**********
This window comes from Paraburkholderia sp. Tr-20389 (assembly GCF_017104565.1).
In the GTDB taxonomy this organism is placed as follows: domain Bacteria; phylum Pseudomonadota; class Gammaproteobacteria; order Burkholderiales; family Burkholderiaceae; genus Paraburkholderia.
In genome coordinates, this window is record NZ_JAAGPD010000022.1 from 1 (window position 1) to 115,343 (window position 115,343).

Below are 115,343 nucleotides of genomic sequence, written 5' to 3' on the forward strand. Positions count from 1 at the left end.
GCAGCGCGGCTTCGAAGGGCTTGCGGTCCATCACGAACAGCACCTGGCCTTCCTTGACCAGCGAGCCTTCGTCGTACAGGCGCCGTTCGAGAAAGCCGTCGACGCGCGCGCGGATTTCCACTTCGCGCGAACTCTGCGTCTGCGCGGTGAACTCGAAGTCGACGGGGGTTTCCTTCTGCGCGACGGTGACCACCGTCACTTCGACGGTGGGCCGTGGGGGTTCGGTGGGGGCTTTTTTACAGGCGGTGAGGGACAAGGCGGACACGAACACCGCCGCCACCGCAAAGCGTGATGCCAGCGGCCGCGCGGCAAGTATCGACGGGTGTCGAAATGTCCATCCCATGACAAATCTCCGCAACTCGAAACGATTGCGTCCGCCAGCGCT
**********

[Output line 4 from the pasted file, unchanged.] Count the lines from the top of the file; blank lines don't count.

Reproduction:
Below are 115,343 nucleotides of genomic sequence, written 5' to 3' on the forward strand. Positions count from 1 at the left end.